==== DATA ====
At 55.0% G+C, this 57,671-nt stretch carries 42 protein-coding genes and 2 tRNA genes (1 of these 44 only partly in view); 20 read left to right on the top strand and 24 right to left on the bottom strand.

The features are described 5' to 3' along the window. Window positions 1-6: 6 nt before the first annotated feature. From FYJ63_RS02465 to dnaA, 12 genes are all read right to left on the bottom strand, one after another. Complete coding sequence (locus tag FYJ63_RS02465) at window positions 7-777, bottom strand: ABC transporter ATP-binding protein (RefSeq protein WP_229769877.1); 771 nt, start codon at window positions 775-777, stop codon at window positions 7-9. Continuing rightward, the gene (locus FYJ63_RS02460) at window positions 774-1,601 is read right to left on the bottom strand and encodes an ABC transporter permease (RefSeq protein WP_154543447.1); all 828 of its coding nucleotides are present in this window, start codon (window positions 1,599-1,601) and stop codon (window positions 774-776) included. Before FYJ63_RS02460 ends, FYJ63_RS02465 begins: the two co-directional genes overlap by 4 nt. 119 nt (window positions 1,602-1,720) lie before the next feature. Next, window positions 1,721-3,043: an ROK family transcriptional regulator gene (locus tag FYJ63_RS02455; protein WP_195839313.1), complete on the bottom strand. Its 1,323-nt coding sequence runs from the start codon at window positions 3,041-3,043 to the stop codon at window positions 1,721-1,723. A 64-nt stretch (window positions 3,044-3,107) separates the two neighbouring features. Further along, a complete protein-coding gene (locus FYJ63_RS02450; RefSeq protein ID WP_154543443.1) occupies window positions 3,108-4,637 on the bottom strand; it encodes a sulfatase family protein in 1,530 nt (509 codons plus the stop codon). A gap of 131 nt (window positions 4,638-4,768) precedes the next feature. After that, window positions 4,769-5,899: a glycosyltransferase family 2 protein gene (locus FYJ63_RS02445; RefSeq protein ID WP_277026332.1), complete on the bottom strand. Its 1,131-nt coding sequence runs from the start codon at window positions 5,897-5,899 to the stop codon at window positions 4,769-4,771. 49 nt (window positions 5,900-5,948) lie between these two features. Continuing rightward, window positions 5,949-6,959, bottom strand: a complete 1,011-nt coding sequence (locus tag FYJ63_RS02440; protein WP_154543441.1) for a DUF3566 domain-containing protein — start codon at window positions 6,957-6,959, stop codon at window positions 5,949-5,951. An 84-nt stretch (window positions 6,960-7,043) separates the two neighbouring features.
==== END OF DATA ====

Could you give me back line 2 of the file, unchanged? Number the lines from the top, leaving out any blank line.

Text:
The features are described 5' to 3' along the window. Window positions 1-6: 6 nt before the first annotated feature. From FYJ63_RS02465 to dnaA, 12 genes are all read right to left on the bottom strand, one after another. Complete coding sequence (locus tag FYJ63_RS02465) at window positions 7-777, bottom strand: ABC transporter ATP-binding protein (RefSeq protein WP_229769877.1); 771 nt, start codon at window positions 775-777, stop codon at window positions 7-9. Continuing rightward, the gene (locus FYJ63_RS02460) at window positions 774-1,601 is read right to left on the bottom strand and encodes an ABC transporter permease (RefSeq protein WP_154543447.1); all 828 of its coding nucleotides are present in this window, start codon (window positions 1,599-1,601) and stop codon (window positions 774-776) included. Before FYJ63_RS02460 ends, FYJ63_RS02465 begins: the two co-directional genes overlap by 4 nt. 119 nt (window positions 1,602-1,720) lie before the next feature. Next, window positions 1,721-3,043: an ROK family transcriptional regulator gene (locus tag FYJ63_RS02455; protein WP_195839313.1), complete on the bottom strand. Its 1,323-nt coding sequence runs from the start codon at window positions 3,041-3,043 to the stop codon at window positions 1,721-1,723. A 64-nt stretch (window positions 3,044-3,107) separates the two neighbouring features. Further along, a complete protein-coding gene (locus FYJ63_RS02450; RefSeq protein ID WP_154543443.1) occupies window positions 3,108-4,637 on the bottom strand; it encodes a sulfatase family protein in 1,530 nt (509 codons plus the stop codon). A gap of 131 nt (window positions 4,638-4,768) precedes the next feature. After that, window positions 4,769-5,899: a glycosyltransferase family 2 protein gene (locus FYJ63_RS02445; RefSeq protein ID WP_277026332.1), complete on the bottom strand. Its 1,131-nt coding sequence runs from the start codon at window positions 5,897-5,899 to the stop codon at window positions 4,769-4,771. 49 nt (window positions 5,900-5,948) lie between these two features. Continuing rightward, window positions 5,949-6,959, bottom strand: a complete 1,011-nt coding sequence (locus tag FYJ63_RS02440; protein WP_154543441.1) for a DUF3566 domain-containing protein — start codon at window positions 6,957-6,959, stop codon at window positions 5,949-5,951. An 84-nt stretch (window positions 6,960-7,043) separates the two neighbouring features.